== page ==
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Switzerland imposes retroactive quarantine on arrivals from UK

Switzerland has announced that anyone who arrived in the country from the UK and South Africa in recent days must now go into quarantine.

Switzerland imposes retroactive quarantine on arrivals from UK
AFP

The move was taken to prevent the spread of a new strain of coronavirus that has been identified in the south of England is is believed to be much more contagious than the other strains of Covid-19.

South Africa is also included in the ban, as the new virus variant is spreading through that country as well.

The Federal Council has introduced a general entry ban from today for all foreign nationals seeking to enter Switzerland from the UK and South Africa. This is intended in particular to stop travel from these countries for tourism purposes.

“All persons who have entered Switzerland from these two countries since 14 December must go into quarantine for 10 days”, the Federal Council said in a statement.

Switzerland's Federal Office of Civil Aviation (FOCA) suspended air links between the UK and Switzerland from midnight Sunday. 

READ MORE: TRAVEL: Switzerland suspends flights with UK over new Covid strain

However, a temporary derogation from the flight ban is being considered for persons resident in the UK or South Africa currently staying in Switzerland so that they may return home, authorities said.

“That is also the case for persons resident in Switzerland currently staying in those two countries. However, it is imperative that such return journeys do not lead to infections”.

South Africa is also included in the ban, as the new virus variant is spreading through that country as well.

“The new strain is significantly more contagious than the known kind,” FOCA said in a press release on Sunday. 

More than 60 flights from the UK — bringing an estimated 10,000 tourists —landed at the Geneva airport this weekend before the ban was introduced, RTS public broadcaster reported.

Switzerland also immediately withdrew freedom of movement privileges from British nationals, which were due to expire at the end of year in any case, as Britain leaves the European Union. 

 “Persons from the UK are therefore subject to a general ban on entering Switzerland,” it said.

The government added: “No cases of the new strain have so far been identified in Switzerland.”

 

 

 

 

 

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COVID-19

Did Sweden’s state epidemiologist really get a big job at the WHO?

For his supporters, it was well-deserved, for his detractors a case of failing upwards. But when Sweden's Public Health Agency announced this month that state epidemiologist Anders Tegnell was taking a job at the World Health Organisation, both sides assumed it was true.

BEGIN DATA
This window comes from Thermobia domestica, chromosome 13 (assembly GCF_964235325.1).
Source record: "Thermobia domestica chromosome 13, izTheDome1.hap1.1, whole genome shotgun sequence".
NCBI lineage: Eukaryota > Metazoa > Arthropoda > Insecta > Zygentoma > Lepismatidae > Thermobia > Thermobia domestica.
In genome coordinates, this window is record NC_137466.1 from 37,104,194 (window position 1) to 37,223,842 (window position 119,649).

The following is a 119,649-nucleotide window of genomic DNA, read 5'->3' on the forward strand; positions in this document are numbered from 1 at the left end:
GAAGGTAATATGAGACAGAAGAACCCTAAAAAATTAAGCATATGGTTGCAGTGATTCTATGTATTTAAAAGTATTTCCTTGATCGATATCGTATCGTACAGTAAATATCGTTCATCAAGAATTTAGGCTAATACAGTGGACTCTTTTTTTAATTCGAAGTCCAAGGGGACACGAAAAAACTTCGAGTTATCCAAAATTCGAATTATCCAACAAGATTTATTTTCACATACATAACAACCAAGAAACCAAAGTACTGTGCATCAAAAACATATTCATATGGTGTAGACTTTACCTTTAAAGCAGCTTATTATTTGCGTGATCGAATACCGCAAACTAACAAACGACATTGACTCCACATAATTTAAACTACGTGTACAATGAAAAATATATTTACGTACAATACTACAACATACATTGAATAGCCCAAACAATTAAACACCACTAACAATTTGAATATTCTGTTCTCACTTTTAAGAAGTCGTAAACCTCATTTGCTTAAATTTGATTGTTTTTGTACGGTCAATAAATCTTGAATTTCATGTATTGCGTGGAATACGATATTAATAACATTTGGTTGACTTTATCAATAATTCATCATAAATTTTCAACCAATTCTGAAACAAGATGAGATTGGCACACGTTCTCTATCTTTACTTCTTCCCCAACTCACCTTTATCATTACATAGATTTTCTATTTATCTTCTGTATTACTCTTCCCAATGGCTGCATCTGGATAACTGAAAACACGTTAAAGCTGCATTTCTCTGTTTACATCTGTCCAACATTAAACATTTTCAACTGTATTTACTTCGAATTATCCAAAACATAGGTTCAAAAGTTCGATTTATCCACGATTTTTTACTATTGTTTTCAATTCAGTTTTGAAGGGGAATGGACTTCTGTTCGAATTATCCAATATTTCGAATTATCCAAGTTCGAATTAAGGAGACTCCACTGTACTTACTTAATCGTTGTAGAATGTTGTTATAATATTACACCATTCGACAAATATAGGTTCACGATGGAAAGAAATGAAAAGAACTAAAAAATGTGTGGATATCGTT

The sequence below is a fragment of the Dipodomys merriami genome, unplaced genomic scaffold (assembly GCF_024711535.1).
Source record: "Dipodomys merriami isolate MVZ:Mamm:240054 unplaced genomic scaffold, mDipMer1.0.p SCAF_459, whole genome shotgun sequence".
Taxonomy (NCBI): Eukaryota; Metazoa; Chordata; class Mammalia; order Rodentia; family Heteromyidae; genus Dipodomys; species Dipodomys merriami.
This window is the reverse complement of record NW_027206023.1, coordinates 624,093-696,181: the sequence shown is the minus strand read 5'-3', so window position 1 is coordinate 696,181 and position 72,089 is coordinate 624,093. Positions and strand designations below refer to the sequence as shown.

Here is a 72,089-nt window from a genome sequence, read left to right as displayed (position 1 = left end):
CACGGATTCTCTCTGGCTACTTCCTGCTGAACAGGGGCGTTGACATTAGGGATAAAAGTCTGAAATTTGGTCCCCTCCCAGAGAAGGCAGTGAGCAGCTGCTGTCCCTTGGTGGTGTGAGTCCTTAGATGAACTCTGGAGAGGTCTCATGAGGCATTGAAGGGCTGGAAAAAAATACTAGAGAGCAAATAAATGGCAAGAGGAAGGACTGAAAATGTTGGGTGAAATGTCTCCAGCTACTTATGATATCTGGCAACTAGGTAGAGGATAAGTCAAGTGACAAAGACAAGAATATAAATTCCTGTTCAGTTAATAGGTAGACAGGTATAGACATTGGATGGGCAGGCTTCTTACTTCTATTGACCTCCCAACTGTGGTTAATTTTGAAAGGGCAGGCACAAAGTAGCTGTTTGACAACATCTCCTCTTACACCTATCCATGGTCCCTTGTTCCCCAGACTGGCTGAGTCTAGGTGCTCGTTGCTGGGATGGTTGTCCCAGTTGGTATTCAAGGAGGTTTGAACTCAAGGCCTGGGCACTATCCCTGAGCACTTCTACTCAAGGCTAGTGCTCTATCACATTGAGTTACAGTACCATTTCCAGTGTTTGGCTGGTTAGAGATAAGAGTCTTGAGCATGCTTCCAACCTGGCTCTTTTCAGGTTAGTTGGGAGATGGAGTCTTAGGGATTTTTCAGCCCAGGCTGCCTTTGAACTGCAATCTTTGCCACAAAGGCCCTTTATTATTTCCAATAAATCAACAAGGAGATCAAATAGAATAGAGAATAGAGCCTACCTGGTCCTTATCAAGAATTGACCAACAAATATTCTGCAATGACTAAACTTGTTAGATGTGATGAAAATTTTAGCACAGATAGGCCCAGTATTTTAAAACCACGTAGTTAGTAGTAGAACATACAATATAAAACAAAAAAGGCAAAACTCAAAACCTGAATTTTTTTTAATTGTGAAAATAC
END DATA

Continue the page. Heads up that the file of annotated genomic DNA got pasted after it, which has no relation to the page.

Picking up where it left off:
Did Sweden's state epidemiologist really get a big job at the WHO?

Now, it seems, the job might not be there after all. 

At the start of this month, Sweden’s Public Health Agency announced that Anders Tegnell was resigning to take up a post coordinating vaccine work with the World Health Organisation in Geneva. 

“I’ve worked with vaccines for 30 years and have at the same time always been inspired by international issues,” Tegnell said in the release. “Now I will have the chance to contribute to this comprehensive international work.”

During the first and second waves of the Covid-19 pandemic, Tegnell shot immediately from obscurity into the spotlight, gaining such celebrity status in Sweden that one fan had his profile tattooed onto his arm.

Internationally he was hailed by lockdown sceptics for his reasoned arguments against overly restrictive measures to control the spread of the virus. 

His new WHO appointment was reported all over the world. 

But on Tuesday, the Svenska Daglabdet newspaper revealed that the job had not yet been awarded. A spokesperson for the WHO said at a press conference in Geneva that “there is some confusion”, and that “this is an internal question.” 

According to the newspaper, there is even “a certain level of irritation” behind the scenes at the WHO that Sweden acted too soon and dispatched Tegnell to a job that did not actually exist yet. 

“We have received an offer from Sweden, which is still under discussion,” the organisation’s press spokesperson, Fadela Chaib, told the newspaper. 

On Thursday, the Public Health Agency’s press chief Christer Janson conceded that there had been a mistake and that the negotiation had not been completed.  

“We believed it was done, but it wasn’t,” he told Expressen in an interview. “It’s been a much longer process to get this completed than we thought. There’s been a misunderstanding and we regret that.” 

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